If anal cancer is suspected based on your doctor’s exam, a biopsy will be performed to confirm the diagnosis. If the diagnosis of cancer is confirmed, additional tests to determine the extent of the cancer may be recommended.

How Does The Cancer Spread?

Anal cancer spreads first by direct growth and extension into the surrounding tissues including the anal muscles (direct invasion). Cells may also break off and float away in the lymphatic channels or blood vessels. These cells may lodge in the lymph nodes along the lymphatic channels or in distant locations such as the liver or lungs (metastases).

What Is Staging?

The prognosis (chance of cure) and choice of treatment depend on the stage of the cancer (whether it is just in the anus or has spread to other parts of the body) and the person’s general health.

  • Stage 0 – Carcinoma in situ or Bowen’s disease. Pre-cancerous changes. The abnormal cells are limited to the skin.
  • Stage I – The cancer has spread into the tissues below the skin and is smaller than 2 cm in diameter (~1 inch).
  • Stage II – The cancer is more than 2 cm in size but has not spread to other sites
  • Stage III – The cancer has spread to the lymph nodes
  • Stage IV – Cancer has spread to distant sites in the body such as the liver, lungs or bone
  • Persistence – The cancer did not respond completely to treatment and a portion remains
  • Recurrence – The cancer has come back (recurred) after it seemed to respond completely to initial treatment. It may come back in the anal region (local recurrence) or in another part of the body (distant recurrence).

How Are Anal Cancers Treated?

Treatment for most cases of anal cancer is very effective. There are 3 basic types of treatment used for anal cancer:

  • Surgery – operation to remove the cancer,
  • Radiation therapy – high-dose x-rays, and
  • Chemotherapy – drugs to kill cancer cells.

Combination therapy including radiation therapy and chemotherapy is now considered the standard treatment for most anal cancers. Occasionally a very small or early tumor may be removed surgically (local excision), with minimal damage to the anal sphincter muscles.

Will I Need A Colostomy?

The majority of patients treated for anal cancer will not need a colostomy. If the tumor does not respond completely to combination therapy, if it recurs after treatment, or if it is an unusual type, an abdomino-perineal resection (APR: removal of the rectum and anus and creation of a colostomy) may be necessary.

Will The Cancer Come Back?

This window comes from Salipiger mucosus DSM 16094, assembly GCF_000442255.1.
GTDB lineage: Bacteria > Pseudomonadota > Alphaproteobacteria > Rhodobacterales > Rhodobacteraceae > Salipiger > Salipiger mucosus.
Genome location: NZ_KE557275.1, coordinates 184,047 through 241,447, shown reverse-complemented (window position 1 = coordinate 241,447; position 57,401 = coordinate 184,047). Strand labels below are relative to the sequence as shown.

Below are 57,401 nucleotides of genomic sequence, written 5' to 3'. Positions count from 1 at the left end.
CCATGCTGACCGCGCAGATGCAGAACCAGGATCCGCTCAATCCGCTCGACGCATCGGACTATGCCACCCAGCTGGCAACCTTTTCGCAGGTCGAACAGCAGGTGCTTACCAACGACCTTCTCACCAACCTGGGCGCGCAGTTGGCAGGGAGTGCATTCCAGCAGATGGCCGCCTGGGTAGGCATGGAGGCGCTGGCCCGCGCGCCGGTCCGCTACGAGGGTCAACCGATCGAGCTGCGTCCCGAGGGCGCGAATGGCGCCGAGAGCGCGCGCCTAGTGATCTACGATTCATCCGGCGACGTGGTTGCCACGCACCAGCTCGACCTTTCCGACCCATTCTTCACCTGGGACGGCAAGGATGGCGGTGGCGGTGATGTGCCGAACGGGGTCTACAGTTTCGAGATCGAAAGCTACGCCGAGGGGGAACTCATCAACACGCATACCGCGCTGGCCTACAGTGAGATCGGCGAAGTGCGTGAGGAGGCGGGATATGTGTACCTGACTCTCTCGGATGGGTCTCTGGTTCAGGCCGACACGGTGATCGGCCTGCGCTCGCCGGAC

Each person’s body is unique and each tumor is unique. No one can predict how your cancer will respond to treatment. Statistics can paint an overall picture, but each person’s body responds a little differently. Overall, 80-90% of anal cancers will respond to combination therapy with complete resolution. 5-10% of patients will experience a recurrence.

What Happens After Treatment?

Follow-up care to assess the results of treatment and to check for recurrence is very important. Many tumors that recur can be successfully treated if they are caught early. A careful examination by an experienced physician at regular intervals is the most important method of follow-up.

Our routine is to perform a clinical examination 6 weeks and 3 months after completion of the treatment. Exams are then performed every 3 months until 2 years have passed. Between 2 and 5 years after treatment exams are performed every 6 months. An anal ultrasound is often used as part of the follow-up program. These may be performed every 6 months for the first 2 years and then yearly for 3 years. Chest x-rays and other studies may be performed once each year. Make a special effort to keep all appointments and follow instructions carefully. Report any symptoms or problems to your doctor right away.


Anal cancers are unusual tumors arising from the skin or mucosa of the anal canal. As with most cancers, early detection is associated with improved survival. Most tumors are well treated with combination chemotherapy and radiation. Recurrences may often be treated successfully. Follow the recommended screening examinations for anal and colorectal cancer and consult your doctor early when any anorectal symptoms occur.